Ancient Monuments

History on the Ground

This site is entirely user-supported. See how you can help.

King Arthur's Round Table henge

A Scheduled Monument in Yanwath and Eamont Bridge, Cumbria

More Photos »
Approximate Location Map
Large Map »

If Google Street View is available, the image is from the best available vantage point looking, if possible, towards the location of the monument. Where it is not available, the satellite view is shown instead.


Latitude: 54.6482 / 54°38'53"N

Longitude: -2.7402 / 2°44'24"W

OS Eastings: 352330.293816

OS Northings: 528369.401149

OS Grid: NY523283

Mapcode National: GBR 9G9P.JJ

Mapcode Global: WH81B.WF9H

Entry Name: King Arthur's Round Table henge

Scheduled Date: 18 August 1882

Last Amended: 30 June 1994

Source: Historic England

Source ID: 1007903

English Heritage Legacy ID: 23648

County: Cumbria

Civil Parish: Yanwath and Eamont Bridge

Traditional County: Westmorland

Lieutenancy Area (Ceremonial County): Cumbria

Church of England Parish: Clifton St Cuthbert

Church of England Diocese: Carlisle


The monument is a henge known as King Arthur's Round Table, thought to have
been constructed between 2000 - 1000 BC. It is located on a comparatively flat
alluvial river terrace a short distance from the confluence of the Rivers
Eamont and Lowther, and includes a partly mutilated earthen bank and internal
ditch enclosing a flat circular area.
The west arc of the bank is the more complete and measures 10m-13m in width by
0.5m-1.7m high. The short surviving length of bank in the east arc measures a
maximum of 10.5m wide by 1.85m high. Elsewhere the bank has been levelled by
road construction. There is an entrance 7.8m wide through the bank on the
monument's southern side. This entrance becomes a causeway 3.7m wide across
the ditch and gives access into the henge's interior. Between the bank and
ditch is a berm up to 7m wide. The ditch has a regular broad U-shaped profile
and measures 12.5m-16.2m wide with a depth of 1.4m-1.6m. The interior of the
monument surrounded by the ditch is elliptical in shape, measuring 51.2m
north east-south west by 44.1m transversely. Roughly in the centre is a low
sub-oval platform up to 0.35m high and measuring 24m by 22.6m. Limited
excavation of the monument during the 1930s located a trench containing
cremated bone close to the centre of the henge. The monument is in the
guardianship of the Secretary of State.
All walls, gateposts, and the war memorial and its setting are excluded from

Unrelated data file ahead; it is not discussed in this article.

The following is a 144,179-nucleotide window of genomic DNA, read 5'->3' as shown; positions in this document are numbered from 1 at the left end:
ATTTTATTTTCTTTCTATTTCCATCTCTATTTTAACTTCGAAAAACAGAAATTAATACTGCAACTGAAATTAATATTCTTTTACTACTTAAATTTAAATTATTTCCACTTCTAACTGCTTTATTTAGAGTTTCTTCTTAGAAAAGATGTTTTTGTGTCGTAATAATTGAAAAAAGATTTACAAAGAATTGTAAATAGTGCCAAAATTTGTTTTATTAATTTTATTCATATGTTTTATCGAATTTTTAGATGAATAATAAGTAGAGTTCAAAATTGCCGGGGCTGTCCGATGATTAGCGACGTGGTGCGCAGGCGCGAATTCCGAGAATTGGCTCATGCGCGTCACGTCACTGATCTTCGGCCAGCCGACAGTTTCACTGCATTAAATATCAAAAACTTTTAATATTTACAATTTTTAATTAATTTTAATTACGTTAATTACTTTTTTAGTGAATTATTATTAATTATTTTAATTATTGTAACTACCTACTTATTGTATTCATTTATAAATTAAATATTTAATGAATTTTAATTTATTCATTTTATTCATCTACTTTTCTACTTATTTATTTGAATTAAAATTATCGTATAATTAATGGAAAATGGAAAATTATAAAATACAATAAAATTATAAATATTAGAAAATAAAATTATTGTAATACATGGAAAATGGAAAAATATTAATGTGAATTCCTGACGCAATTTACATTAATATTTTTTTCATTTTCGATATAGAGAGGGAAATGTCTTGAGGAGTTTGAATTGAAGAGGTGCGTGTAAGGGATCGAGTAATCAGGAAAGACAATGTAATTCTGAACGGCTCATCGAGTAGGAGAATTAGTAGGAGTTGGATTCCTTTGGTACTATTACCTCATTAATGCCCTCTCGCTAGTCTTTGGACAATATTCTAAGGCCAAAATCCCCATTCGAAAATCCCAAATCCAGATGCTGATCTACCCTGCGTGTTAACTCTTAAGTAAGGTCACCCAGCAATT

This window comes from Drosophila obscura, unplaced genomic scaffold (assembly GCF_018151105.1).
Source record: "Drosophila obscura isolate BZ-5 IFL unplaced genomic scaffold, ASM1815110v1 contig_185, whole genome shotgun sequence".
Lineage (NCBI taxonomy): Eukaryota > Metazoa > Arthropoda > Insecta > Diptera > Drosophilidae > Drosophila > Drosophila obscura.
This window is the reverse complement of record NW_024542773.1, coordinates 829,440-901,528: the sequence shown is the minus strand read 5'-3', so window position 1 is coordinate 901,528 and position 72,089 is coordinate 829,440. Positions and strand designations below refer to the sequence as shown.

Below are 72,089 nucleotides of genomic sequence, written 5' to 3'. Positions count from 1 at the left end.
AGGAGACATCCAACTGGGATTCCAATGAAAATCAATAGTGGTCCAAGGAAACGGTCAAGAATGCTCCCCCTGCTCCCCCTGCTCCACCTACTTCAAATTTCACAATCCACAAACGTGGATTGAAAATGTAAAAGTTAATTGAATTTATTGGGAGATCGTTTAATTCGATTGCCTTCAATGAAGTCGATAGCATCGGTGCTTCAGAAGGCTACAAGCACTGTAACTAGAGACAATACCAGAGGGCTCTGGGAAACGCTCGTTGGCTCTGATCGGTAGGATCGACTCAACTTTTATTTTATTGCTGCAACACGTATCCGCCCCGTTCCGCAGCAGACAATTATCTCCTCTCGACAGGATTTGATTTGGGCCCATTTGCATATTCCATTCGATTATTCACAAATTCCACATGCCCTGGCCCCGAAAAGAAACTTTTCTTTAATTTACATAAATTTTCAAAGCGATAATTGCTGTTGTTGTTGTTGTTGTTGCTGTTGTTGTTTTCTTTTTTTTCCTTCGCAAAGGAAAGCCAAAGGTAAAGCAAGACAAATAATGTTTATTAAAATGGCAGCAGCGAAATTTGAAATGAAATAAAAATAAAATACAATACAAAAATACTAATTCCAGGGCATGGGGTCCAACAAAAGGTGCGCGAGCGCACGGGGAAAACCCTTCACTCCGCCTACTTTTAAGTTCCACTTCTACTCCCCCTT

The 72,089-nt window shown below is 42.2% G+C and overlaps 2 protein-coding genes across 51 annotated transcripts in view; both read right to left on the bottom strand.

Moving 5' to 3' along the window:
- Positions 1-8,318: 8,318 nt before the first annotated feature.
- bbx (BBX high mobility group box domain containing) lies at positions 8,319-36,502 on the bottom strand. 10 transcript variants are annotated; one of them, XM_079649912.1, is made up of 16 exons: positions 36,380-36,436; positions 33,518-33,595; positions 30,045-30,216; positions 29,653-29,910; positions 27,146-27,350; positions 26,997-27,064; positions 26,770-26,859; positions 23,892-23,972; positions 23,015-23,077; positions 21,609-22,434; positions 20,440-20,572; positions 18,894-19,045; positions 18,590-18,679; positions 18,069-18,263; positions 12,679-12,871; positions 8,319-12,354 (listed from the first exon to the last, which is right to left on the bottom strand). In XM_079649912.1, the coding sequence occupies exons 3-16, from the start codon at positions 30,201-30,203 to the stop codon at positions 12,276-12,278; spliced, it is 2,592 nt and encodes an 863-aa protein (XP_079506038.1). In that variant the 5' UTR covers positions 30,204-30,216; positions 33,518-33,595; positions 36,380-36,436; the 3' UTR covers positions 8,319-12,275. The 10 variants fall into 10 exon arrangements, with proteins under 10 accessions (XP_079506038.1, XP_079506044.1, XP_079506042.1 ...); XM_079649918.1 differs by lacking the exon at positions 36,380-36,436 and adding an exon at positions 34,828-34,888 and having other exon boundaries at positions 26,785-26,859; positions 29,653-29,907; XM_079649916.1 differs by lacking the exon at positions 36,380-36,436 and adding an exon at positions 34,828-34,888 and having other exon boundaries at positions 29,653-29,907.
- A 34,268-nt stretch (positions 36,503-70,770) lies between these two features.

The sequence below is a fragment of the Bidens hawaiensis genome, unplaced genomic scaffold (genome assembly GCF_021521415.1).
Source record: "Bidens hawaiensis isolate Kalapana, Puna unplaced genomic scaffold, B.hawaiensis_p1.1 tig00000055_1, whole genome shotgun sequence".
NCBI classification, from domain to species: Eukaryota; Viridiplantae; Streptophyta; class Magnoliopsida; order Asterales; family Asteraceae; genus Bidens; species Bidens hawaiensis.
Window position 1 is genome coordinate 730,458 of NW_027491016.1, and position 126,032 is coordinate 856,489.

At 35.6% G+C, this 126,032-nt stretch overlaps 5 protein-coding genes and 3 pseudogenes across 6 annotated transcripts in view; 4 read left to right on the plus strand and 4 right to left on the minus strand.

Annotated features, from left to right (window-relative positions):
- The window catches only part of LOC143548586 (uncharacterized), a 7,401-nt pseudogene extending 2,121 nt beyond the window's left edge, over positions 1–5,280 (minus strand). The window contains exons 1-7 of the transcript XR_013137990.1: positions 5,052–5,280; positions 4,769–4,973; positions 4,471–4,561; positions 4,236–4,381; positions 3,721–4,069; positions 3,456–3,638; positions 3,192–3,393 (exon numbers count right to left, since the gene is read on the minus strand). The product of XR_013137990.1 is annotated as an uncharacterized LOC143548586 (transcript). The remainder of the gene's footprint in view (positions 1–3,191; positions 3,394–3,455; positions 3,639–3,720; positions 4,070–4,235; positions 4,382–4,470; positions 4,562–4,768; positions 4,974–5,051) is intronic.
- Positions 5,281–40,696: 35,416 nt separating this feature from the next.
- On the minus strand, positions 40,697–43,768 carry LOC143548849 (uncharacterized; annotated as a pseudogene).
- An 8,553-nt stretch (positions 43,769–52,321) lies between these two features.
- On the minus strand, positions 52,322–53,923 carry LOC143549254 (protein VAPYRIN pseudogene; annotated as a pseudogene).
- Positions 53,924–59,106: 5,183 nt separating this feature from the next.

the scheduling but the ground beneath all these features is included.

The site of the monument is shown on the attached map extract.
It includes a 2 metre boundary around the archaeological features,
considered to be essential for the monument's support and preservation.

Source: Historic England

Reasons for Scheduling

Henges are ritual or ceremonial centres which date to the Late Neolithic
period (2800-2000 BC). They were constructed as roughly circular or oval-
shaped enclosures comprising a flat area over 20m in diameter enclosed by a
ditch and external bank. One, two or four entrances provided access to the
interior of the monument, which may have contained a variety of features
including timber or stone circles, post or stone alignments, pits, burials or
central mounds. Finds from the ditches and interiors of henges provide
important evidence for the chronological development of the sites, the types
of activity that occurred within them and the nature of the environment in
which they were constructed. Henges occur throughout England with the
exception of south-eastern counties and the Welsh Marches. They are generally
situated on low ground, often close to springs and water-courses. Henges are
rare nationally with about 80 known examples. As one of the few types of
identified Neolithic structures and in view of their comparative rarity, all
henges are considered to be of national importance.

Despite some mutilation of the monument's bank and ditch by road construction,
King Arthur's Round Table survives well and remains a visually impressive
monument in the landscape. It is one of three henges clustered near to the
confluence of the Rivers Eamont and Lowther and is a good example of this
class of monument. Limited excavation during the 1930s located human remains,
and the monument will contain further evidence of the activities undertaken
within the internal area.

Source: Historic England


Books and journals
Aubrey, J, Monumenta Britannica, (1981)
Pennant, T, A Tour in Scotland; 1769, (1790), 277-8
Bersu, G, 'Trans Cumb and West Antiq and Arch Soc.' in King Arthur's Round Table. Final Report Incl 1939 Excavation, , Vol. XL, (1940), 169-206
Collingwood, R G, 'Trans Cumb & West Antiq & Arch Soc' in King Arthur's Round Table. Interim report on the excavation 1937, , Vol. XXXVIII, (1938), 1-31
Topping, P, 'Proceedings of the Prehistoric Society' in The Penrith Henges: A Survey By the RCHME, , Vol. 58, (1992), 249-64
Darvill, T., MPP Single Monument Class Description - Henges, (1989)

Source: Historic England

Other nearby scheduled monuments is an independent online resource and is not associated with any government department. All government data published here is used under licence. Please do not contact for any queries related to any individual ancient or schedued monument, planning permission related to scheduled monuments or the scheduling process itself. is a Good Stuff website.